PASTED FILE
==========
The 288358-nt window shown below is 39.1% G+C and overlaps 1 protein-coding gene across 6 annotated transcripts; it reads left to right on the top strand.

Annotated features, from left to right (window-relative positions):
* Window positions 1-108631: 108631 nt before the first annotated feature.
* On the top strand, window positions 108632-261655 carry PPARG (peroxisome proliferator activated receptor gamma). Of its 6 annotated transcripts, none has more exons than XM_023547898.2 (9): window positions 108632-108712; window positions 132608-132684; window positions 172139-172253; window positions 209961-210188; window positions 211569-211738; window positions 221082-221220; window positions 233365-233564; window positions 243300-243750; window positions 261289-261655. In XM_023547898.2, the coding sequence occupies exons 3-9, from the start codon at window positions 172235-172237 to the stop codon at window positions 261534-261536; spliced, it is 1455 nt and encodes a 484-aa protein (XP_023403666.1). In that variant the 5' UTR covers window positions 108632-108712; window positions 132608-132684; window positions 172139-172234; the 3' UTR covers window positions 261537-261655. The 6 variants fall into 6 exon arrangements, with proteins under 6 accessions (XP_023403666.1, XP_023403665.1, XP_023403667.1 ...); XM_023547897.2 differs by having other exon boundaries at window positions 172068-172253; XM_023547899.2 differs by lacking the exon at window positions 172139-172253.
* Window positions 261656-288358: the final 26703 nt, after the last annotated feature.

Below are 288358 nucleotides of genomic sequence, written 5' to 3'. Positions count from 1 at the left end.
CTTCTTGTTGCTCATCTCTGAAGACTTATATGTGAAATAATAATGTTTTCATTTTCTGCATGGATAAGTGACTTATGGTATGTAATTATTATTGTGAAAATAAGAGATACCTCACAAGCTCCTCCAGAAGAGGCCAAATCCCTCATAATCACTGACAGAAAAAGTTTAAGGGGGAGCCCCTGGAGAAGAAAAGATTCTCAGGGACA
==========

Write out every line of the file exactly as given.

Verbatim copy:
The 288358-nt window shown below is 39.1% G+C and overlaps 1 protein-coding gene across 6 annotated transcripts; it reads left to right on the top strand.

Annotated features, from left to right (window-relative positions):
* Window positions 1-108631: 108631 nt before the first annotated feature.
* On the top strand, window positions 108632-261655 carry PPARG (peroxisome proliferator activated receptor gamma). Of its 6 annotated transcripts, none has more exons than XM_023547898.2 (9): window positions 108632-108712; window positions 132608-132684; window positions 172139-172253; window positions 209961-210188; window positions 211569-211738; window positions 221082-221220; window positions 233365-233564; window positions 243300-243750; window positions 261289-261655. In XM_023547898.2, the coding sequence occupies exons 3-9, from the start codon at window positions 172235-172237 to the stop codon at window positions 261534-261536; spliced, it is 1455 nt and encodes a 484-aa protein (XP_023403666.1). In that variant the 5' UTR covers window positions 108632-108712; window positions 132608-132684; window positions 172139-172234; the 3' UTR covers window positions 261537-261655. The 6 variants fall into 6 exon arrangements, with proteins under 6 accessions (XP_023403666.1, XP_023403665.1, XP_023403667.1 ...); XM_023547897.2 differs by having other exon boundaries at window positions 172068-172253; XM_023547899.2 differs by lacking the exon at window positions 172139-172253.
* Window positions 261656-288358: the final 26703 nt, after the last annotated feature.

Below are 288358 nucleotides of genomic sequence, written 5' to 3'. Positions count from 1 at the left end.
CTTCTTGTTGCTCATCTCTGAAGACTTATATGTGAAATAATAATGTTTTCATTTTCTGCATGGATAAGTGACTTATGGTATGTAATTATTATTGTGAAAATAAGAGATACCTCACAAGCTCCTCCAGAAGAGGCCAAATCCCTCATAATCACTGACAGAAAAAGTTTAAGGGGGAGCCCCTGGAGAAGAAAAGATTCTCAGGGACA